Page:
Traffic moving on I-65 bridge crossover after delay


BALDWIN COUNTY, Ala. (WALA) – The shift is underway on Interstate 65, just south of the Wilson Bridge, also known as the Dolly Parton Bridge.

Alabama Department of Transportation officials re-routed northbound traffic to one lane of the southbound span.

That’s so repairs could be made to northbound bridge, which was damaged by a fire in a fatal traffic accident last month.

The switch over was supposed to happen about 9 a.m. Friday, June 20 but the move was delayed almost an hour.

ALDOT Engineer Matt Ericksen said, “Right before we were getting ready to shift, we had a mini-van break down on the southbound bridge, so, for the safety of the traveling public and workers we had to get that vehicle removed off the southbound bridge before we did the traffic shift. This is something that we’ll probably experience.”

The repair work to the bridge is expected to take about a month.

According to ALDOT, a concrete barrier rail has been placed to separate the two lanes on the existing southbound bridge to accommodate one lane of traffic in each direction.

Northbound traffic is now shifting to the southbound bridge using a crossover just south of the bridge.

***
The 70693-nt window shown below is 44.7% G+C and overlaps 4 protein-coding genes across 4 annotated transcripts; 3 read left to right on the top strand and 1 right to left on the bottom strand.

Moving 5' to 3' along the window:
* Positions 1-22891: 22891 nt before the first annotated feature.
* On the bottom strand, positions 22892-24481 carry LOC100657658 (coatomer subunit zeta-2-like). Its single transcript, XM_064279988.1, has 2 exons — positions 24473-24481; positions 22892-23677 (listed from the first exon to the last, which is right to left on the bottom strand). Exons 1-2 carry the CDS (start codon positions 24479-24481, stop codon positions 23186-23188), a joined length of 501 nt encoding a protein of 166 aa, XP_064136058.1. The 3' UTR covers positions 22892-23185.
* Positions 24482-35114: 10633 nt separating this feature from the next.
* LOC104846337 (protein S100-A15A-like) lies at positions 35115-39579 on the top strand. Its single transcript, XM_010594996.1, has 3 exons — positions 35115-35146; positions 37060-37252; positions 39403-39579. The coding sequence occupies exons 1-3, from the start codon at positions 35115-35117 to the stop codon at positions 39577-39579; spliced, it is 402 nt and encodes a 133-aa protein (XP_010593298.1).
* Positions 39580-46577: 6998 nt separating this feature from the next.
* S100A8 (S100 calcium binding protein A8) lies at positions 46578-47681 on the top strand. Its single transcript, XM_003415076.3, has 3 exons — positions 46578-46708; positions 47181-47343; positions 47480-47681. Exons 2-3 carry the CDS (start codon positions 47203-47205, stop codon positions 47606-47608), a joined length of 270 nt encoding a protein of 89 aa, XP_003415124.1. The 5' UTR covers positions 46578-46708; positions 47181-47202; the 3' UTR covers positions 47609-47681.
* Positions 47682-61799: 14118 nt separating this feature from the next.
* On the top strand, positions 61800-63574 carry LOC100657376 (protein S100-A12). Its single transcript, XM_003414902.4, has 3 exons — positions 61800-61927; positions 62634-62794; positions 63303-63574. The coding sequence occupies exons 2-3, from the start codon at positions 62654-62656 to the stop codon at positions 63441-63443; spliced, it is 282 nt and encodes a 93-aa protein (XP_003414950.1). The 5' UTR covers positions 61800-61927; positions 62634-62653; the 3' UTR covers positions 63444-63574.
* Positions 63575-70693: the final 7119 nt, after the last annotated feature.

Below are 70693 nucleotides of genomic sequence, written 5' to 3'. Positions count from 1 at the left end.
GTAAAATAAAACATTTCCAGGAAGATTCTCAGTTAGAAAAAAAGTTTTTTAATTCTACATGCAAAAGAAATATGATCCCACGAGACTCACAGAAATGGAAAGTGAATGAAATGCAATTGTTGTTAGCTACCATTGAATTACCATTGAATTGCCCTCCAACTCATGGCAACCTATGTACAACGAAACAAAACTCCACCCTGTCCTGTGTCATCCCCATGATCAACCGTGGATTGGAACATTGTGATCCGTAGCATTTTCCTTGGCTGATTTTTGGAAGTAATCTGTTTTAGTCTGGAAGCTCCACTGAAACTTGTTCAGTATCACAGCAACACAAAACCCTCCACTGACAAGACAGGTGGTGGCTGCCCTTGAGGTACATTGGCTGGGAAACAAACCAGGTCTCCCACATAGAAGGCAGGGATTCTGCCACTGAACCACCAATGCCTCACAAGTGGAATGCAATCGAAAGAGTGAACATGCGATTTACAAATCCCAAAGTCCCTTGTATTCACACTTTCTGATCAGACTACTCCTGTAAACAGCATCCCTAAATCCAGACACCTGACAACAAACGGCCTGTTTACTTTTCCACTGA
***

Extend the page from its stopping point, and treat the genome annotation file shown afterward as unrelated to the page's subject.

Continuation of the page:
Northbound traffic merges back onto the existing northbound lanes using a crossover before the SR-225 exit, north of the bridge.

The 25-day repair contract begins at 12:01 a.m. Saturday, June 21.

The northbound bridge will be closed to traffic throughout the repair process.

The scope of work for repairs includes replacing 250 feet of bridge deck and heat straightening approximately 50 feet of the steel girder that was damaged in a fire caused by a traffic accident on May 22.

The contract was awarded to McInnis Construction, LLC, after ALDOT verified its $2.3 million bid was the lowest that met project requirements.

The repair schedule, means, and method will be under the direction of the contractor.

The speed limit has been reduced to 45 mph on the existing southbound bridge.

In addition, the lane widths are reduced so loads wider than 12 feet will need to take an alternate route.

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